See if this new label will help you find an energy-efficient pump

by Brianna Crandall — April 14, 2017 — Recognizing that over 25 percent of the electricity used in the United States is used to power pumps, the Hydraulic Institute (HI) has developed the HI Energy Rating Label program to help manufacturers differentiate their higher efficiency products and provide ways for commercial and industrial customers to save energy.

The HI Energy Rating Label identifies energy-efficient pumps and provides a tool for the developers of energy efficiency programs, electric utilities, distributors, and customers to identify energy-saving products. The pumps with the higher ER rating will provide greater energy savings than similar pumps with lower ratings, says the group.

HI Energy Rating Label

HI Energy Rating Label: pumps with the higher ER rating will provide greater energy savings than similar pumps with lower ratings.

With the HI Energy Rating Label, energy-efficiency program administrators have a new way to encourage adoption of more efficient technology. Through incentives to distributors or rebates to equipment purchasers, programs can encourage commercial and industrial facilities to install more efficient pumps.

HI initiated the development of the energy rating to take advantage of the U.S. Department of Energy’s (DOE) new clean water pump regulation. HI worked collaboratively with its members, the Northwest’s Regional Technical Forum (RTF), Northwest Energy Efficiency Alliance (NEEA), and American Council for an Energy-Efficient Economy (ACEEE) to develop the Energy Rating (ER) Label program.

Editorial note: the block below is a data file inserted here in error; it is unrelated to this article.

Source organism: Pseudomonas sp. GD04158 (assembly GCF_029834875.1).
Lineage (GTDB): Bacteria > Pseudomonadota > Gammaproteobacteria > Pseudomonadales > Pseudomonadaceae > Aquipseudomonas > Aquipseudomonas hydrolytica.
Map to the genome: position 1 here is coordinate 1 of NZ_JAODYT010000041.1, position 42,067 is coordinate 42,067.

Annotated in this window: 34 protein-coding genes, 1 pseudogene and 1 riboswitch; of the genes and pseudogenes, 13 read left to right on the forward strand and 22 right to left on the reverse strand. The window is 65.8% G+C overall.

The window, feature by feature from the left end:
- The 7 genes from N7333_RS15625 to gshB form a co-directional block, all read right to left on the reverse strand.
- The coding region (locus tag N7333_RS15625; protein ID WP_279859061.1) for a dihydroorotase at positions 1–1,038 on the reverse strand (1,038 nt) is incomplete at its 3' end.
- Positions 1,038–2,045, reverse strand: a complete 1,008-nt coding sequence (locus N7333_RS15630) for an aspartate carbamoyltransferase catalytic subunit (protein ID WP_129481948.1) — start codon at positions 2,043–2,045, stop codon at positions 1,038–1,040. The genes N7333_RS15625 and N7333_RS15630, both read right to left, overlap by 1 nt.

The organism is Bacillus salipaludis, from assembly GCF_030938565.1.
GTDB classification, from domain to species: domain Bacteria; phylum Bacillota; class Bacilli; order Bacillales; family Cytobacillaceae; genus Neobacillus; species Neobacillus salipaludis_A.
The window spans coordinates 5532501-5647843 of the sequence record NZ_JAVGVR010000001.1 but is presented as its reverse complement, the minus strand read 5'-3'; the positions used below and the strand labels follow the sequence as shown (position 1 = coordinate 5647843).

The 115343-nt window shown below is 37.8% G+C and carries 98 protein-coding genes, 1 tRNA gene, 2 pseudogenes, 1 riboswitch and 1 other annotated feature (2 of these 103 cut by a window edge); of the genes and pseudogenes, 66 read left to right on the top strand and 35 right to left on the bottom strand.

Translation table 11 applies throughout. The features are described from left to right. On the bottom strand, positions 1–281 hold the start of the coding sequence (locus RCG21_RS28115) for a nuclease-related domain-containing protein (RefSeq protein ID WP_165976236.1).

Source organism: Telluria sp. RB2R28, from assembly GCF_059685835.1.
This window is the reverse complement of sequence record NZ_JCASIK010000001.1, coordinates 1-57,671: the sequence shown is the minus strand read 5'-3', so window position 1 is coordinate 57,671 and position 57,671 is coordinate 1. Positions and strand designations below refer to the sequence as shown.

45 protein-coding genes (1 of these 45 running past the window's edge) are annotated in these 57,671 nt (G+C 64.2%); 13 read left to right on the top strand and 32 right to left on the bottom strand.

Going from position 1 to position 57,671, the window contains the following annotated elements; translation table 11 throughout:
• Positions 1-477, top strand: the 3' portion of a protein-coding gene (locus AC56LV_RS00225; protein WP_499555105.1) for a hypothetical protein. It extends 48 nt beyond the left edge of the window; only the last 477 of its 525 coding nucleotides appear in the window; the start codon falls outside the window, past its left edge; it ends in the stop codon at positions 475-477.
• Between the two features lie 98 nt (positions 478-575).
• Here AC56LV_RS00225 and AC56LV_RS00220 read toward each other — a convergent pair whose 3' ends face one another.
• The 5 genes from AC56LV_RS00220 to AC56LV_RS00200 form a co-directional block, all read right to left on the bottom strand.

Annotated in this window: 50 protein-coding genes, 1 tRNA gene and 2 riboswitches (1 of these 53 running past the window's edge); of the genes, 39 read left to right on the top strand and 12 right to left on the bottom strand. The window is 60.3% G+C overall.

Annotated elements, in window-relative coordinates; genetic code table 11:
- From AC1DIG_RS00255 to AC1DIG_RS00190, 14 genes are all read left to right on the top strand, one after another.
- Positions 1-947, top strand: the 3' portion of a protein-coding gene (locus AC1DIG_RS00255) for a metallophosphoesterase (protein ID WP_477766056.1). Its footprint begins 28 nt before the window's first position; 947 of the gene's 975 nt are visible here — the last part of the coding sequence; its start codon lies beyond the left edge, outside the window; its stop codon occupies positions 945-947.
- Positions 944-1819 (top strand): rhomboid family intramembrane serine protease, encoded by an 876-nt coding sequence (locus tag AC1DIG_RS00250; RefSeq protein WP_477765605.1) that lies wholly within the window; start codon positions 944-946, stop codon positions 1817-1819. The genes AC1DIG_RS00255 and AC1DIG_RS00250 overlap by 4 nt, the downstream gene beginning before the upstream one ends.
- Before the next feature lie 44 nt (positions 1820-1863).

The program is expected to accelerate the adoption of more efficient pumping systems into the marketplace and contribute towards broad-based energy savings for end-users in commercial and industrial sectors, including building services.

NEEA senior product manager Geoff Wickes stated:

The Hydraulic Institute is paving the way for pump end-users to be better informed as they purchase pumps and pump systems. The Hydraulic Institute’s collaborative work with the DOE, industry groups and energy efficiency organizations to develop a verifiable test procedure, lab accreditation and a market friendly label will help users gain a competitive edge in their equipment purchases.

Through this effort, HI, along with DOE and the RTF, developed measures that provide the infrastructure to help interested utilities to create rebate programs for products with the HI ER Label. The ER Label verifies product efficiency performance through certifications, and labeled products are listed in a database to provide verifiable energy savings for upgraded equipment.

Wickes added:

NEEA commends the systems-thinking approach of the Hydraulic Institute and all the many entities in the Northwest, which resulted in efficiency levels for more than 3,400 clean water and 40 circulator pumps being verified and designated using HI’s labeling program. This presents an excellent opportunity to support efficiency efforts in the commercial, industrial and agricultural sectors.

This labeling program and platform will help many parties identify new opportunities for efficiencies. Ethan Rogers, program director at ACEEE, commended HI and the pump industry for building this initiative on top of the consensus framework, and said:

The HI ER Label will provide purchasers with new information that enables businesses to make more informed decisions on how to reduce operating costs and save energy.

To learn more about the HI Energy Rating Label program, visit the Hydraulic Institute Web site.